U.S.-based casino operator Las Vegas Sands Corp has seen a Macau court deny the firm a motion to dismiss a claim for damages by a Taiwan businessman who argues he helped Las Vegas Sands Corp get a Macau gaming licence, says Reuters.
The news agency reported that, in a filing dated March 16, Macau’s Court of First Instance stated that Asian American Entertainment Corp (AAEC) – a company led by the Taiwan entrepreneur, named as Marshall Hao Shi-sheng – could proceed with a lawsuit against Las Vegas Sands for allegedly breaking the terms of what Mr Hao’s side said was a former partnership agreement.
A date for trial of the matter in the Court of First Instance is still is to be scheduled, Jorge Menezes, a Macau lawyer representing AAEC, told Reuters.
Las Vegas Sands told the news agency: “The company has consistently maintained that this case has no merit. We have confidence that ultimately the Macau judicial process will reach the same conclusion.”
Las Vegas Sands is the parent company of Macau-based casino operator Sands China Ltd.
In January 2012, AAEC filed a lawsuit in Macau against Las Vegas Sands and some related entities. It claimed Las Vegas Sands and Mr Hao agreed in late 2001 to put forward a joint bid for Macau gaming rights with financial support from Taipei-based China Development Industrial Bank. The claim is for MOP3.0 billion (US$375.6 million) as compensation for damages, according to Las Vegas Sands’ 2015 annual report, issued in February.
AAEC had filed a similar lawsuit against Las Vegas Sands with the U.S. District Court in Nevada, but the firm withdrew the case in late 2014. The lawsuit against Las Vegas Sands was claiming intellectual ownership of as much as 72.5 percent of the US$20 billion-plus profits the plaintiff estimated the gaming operator had made in Macau since the award of its gaming rights there in 2002.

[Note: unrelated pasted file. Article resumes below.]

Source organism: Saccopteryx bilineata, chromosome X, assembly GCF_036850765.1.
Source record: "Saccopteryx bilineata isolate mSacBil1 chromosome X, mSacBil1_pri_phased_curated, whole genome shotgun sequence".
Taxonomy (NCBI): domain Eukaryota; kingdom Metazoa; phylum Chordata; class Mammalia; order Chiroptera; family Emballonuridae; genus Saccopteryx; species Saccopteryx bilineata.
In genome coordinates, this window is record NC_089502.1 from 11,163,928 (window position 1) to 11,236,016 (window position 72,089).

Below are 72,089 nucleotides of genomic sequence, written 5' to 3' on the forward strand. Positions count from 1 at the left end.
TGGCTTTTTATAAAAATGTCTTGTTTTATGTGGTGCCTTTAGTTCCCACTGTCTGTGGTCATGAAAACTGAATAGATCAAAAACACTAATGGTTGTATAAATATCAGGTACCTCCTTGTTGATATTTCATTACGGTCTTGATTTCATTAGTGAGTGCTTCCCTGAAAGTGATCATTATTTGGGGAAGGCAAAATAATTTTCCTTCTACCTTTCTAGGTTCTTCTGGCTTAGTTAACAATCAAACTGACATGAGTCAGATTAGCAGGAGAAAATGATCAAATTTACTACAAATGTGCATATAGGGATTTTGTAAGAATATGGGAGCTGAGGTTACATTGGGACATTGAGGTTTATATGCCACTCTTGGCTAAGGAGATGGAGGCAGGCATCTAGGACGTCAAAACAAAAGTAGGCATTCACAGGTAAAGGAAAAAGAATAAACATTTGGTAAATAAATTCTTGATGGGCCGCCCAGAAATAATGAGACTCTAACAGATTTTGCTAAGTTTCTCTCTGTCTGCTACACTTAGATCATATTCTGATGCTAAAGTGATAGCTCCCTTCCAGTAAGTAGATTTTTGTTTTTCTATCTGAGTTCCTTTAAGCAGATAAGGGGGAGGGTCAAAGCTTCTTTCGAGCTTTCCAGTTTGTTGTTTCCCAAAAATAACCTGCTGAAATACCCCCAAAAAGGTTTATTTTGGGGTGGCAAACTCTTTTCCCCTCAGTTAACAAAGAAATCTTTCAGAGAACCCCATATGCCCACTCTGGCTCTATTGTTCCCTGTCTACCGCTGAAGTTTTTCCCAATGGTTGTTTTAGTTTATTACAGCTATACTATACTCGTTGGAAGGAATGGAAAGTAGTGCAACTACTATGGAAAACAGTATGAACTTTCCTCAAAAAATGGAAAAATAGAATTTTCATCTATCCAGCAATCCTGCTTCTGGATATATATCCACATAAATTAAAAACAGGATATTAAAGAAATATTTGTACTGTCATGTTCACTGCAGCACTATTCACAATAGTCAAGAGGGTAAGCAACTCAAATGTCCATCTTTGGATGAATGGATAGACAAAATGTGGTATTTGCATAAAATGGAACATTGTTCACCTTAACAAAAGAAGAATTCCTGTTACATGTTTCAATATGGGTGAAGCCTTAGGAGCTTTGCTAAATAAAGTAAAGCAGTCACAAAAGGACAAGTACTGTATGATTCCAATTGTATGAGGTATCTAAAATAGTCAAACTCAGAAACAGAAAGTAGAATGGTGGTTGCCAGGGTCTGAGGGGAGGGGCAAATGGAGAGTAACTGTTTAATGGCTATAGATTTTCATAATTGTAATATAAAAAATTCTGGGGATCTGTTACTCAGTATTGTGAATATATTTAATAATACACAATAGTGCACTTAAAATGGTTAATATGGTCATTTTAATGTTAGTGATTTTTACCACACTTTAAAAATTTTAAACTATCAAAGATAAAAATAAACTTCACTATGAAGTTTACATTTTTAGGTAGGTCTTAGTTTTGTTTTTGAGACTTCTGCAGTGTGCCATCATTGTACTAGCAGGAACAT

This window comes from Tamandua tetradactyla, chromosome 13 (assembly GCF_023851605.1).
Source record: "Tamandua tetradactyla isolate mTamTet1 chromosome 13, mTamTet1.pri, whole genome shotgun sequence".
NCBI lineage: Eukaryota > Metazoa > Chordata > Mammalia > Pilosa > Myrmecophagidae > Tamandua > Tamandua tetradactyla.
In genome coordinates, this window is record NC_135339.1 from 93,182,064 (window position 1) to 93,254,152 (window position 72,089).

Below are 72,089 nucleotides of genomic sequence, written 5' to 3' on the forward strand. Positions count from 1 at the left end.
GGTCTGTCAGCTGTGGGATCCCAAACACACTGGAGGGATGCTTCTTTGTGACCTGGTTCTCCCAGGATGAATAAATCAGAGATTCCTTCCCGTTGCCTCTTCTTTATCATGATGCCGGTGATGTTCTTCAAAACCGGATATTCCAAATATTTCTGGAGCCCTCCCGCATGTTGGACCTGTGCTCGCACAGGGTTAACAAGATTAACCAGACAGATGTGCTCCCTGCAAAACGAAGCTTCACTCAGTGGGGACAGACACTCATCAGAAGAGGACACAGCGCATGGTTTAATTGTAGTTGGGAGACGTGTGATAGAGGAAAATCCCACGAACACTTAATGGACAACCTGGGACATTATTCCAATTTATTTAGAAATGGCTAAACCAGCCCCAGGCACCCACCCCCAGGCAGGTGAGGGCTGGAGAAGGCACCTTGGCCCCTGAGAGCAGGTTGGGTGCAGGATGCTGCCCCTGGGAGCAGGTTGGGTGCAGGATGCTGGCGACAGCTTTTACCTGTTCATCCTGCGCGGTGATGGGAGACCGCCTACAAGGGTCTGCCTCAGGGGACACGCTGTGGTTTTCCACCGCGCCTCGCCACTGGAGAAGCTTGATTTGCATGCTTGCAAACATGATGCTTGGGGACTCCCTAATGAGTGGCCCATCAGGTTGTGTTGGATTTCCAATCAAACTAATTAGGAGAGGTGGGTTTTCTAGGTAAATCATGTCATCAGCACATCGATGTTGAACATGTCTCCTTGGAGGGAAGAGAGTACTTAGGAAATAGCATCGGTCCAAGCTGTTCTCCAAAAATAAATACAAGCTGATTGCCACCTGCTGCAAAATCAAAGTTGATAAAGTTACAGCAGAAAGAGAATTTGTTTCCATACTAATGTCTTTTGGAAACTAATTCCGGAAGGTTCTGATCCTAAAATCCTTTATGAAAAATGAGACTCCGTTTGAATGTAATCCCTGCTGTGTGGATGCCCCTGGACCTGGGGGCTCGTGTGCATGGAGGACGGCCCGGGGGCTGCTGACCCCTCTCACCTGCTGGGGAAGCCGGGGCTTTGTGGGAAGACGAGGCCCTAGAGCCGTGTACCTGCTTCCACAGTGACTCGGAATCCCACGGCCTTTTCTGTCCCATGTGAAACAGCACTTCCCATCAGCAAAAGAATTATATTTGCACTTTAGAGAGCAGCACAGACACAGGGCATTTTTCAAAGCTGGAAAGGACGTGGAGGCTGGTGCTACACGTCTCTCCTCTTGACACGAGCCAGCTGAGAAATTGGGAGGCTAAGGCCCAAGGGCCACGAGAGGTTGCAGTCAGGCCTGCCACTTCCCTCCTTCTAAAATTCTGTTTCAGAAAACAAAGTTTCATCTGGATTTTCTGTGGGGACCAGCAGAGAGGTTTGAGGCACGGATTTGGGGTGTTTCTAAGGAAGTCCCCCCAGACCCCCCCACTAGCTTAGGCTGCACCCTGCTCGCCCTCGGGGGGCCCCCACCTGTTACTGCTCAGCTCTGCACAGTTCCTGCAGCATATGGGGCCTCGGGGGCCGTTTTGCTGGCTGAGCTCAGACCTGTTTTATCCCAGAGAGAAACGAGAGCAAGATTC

At a minimum, the Nevada suit from AAEC asked for US$5 billion from Las Vegas Sands, with pre-judgement and post-judgement interest.
The AAEC case is one of three separate strands of litigation relating to Las Vegas Sands’ Macau gaming licence. The firm is also disputing claims by Hong Kong businessman Richard Suen that he helped Las Vegas Sands secure its gaming licence in Macau. The case is being brought to trial in the United States.
In 2009, Las Vegas Sands agreed to pay US$42.5 million in an out of court settlement to Clive Bassett Jones, Dax Turok and Cliff Cheong. The men said they helped Las Vegas Sands link – via a joint venture – with Galaxy Entertainment Group Ltd. The latter won a Macau gaming concession in 2002. Galaxy Entertainment and Las Vegas Sands went their separate ways later, but Las Vegas Sands was still allowed to operate casinos in Macau, as a sub-concessionaire of Galaxy Entertainment.
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”We do not believe that reopening the advance notice nomination deadline [for board directors] is appropriate or justified”
Daniel Boone Wayson
Chairman of the Wynn Resorts board of directors